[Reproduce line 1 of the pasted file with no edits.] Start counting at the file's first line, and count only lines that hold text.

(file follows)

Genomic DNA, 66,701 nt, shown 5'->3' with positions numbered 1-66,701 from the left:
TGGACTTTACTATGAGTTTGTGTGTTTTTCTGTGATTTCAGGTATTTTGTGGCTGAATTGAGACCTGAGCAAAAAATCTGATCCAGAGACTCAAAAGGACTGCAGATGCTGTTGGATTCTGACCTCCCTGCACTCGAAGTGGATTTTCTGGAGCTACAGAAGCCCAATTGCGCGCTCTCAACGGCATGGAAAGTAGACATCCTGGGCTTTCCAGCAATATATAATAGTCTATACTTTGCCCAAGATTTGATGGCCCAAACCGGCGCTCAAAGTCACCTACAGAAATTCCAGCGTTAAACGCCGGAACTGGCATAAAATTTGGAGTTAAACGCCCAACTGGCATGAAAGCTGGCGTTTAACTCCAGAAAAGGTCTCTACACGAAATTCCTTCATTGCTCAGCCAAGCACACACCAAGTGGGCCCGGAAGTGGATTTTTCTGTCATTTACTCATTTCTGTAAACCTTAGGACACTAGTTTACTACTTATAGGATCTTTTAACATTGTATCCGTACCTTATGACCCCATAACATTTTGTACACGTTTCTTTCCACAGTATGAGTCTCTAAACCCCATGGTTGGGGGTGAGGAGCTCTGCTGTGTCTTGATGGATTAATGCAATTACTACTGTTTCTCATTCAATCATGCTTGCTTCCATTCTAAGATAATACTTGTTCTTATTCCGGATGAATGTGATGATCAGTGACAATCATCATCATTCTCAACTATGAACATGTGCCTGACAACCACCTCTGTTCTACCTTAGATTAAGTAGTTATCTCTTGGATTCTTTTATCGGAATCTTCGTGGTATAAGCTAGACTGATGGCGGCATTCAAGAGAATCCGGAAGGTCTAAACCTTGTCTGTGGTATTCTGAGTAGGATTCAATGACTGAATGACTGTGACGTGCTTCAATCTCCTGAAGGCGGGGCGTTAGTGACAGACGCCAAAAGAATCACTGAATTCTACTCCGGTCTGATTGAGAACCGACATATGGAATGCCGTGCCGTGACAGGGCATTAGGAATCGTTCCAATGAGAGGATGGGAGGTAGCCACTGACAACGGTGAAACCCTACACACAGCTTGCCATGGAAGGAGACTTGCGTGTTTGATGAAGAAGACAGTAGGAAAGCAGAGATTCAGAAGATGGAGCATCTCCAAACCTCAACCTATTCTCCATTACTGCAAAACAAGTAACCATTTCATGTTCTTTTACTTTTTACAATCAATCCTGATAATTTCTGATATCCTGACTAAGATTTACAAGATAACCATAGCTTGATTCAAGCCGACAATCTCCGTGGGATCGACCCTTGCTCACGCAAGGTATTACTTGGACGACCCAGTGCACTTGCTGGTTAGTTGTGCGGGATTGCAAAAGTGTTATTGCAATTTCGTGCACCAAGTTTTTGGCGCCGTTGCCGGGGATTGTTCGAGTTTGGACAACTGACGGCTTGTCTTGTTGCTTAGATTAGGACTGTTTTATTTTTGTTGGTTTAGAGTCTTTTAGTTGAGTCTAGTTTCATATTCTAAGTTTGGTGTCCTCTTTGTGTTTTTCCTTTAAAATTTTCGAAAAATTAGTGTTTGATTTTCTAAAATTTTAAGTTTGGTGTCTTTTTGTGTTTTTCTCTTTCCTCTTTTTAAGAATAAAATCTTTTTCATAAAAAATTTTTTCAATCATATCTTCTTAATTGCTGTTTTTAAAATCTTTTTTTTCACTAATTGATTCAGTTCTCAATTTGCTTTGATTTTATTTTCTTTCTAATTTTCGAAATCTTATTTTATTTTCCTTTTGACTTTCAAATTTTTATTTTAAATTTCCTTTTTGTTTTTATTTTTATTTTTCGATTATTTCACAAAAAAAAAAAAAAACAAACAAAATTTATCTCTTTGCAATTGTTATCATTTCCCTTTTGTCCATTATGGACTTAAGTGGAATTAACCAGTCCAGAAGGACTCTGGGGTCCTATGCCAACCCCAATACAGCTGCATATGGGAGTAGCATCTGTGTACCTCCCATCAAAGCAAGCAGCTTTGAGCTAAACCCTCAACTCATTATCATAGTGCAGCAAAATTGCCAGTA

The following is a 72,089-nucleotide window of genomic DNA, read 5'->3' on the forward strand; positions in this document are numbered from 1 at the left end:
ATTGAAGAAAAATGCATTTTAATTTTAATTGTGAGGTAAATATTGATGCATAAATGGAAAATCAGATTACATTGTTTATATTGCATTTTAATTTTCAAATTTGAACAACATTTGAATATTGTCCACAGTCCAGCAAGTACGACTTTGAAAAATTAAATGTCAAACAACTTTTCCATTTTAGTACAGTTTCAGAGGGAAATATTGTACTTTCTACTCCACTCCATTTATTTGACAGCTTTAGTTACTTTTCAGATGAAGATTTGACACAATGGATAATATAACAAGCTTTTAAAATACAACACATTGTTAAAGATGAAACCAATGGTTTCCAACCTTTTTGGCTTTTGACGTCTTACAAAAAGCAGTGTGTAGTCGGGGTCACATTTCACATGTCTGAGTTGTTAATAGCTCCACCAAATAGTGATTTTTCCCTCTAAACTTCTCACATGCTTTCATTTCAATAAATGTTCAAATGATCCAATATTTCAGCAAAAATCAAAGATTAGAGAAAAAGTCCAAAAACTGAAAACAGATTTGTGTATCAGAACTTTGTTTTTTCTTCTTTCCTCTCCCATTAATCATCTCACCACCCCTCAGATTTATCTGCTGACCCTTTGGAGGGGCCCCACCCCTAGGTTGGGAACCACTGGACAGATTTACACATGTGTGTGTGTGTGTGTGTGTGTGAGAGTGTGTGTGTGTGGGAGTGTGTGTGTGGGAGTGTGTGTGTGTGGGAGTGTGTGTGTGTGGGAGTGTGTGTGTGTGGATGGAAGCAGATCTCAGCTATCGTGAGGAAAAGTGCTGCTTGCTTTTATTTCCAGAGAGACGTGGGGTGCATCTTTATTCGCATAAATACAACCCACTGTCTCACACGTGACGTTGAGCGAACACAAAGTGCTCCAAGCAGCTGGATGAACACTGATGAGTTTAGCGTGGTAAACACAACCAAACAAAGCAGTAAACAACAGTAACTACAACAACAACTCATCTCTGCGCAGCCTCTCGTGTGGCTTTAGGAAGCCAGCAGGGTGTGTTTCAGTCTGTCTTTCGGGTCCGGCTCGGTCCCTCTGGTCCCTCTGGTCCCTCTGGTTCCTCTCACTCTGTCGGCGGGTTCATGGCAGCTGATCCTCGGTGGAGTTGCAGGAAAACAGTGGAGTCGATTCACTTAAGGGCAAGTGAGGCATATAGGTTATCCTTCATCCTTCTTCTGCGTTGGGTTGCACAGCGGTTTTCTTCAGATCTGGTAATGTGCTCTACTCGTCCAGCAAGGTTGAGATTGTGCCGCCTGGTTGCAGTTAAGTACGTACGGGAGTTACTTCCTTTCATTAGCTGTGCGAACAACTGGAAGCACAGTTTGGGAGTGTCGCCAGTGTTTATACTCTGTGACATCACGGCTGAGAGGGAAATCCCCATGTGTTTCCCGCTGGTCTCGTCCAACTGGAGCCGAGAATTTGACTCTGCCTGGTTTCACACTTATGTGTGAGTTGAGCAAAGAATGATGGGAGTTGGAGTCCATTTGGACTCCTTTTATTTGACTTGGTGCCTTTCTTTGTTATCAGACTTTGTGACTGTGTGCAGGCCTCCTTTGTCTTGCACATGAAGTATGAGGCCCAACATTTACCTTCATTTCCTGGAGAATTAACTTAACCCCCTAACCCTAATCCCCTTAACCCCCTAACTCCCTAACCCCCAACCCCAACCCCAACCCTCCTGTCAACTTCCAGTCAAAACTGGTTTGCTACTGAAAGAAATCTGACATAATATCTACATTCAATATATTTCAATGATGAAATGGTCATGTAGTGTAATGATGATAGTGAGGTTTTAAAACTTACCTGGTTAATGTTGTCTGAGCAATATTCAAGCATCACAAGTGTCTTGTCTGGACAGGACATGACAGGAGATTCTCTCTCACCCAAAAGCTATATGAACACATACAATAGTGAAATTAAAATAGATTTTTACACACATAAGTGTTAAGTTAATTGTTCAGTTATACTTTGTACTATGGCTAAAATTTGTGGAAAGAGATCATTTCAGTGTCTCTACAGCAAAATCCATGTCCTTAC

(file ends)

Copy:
Genomic DNA, 66,701 nt, shown 5'->3' with positions numbered 1-66,701 from the left: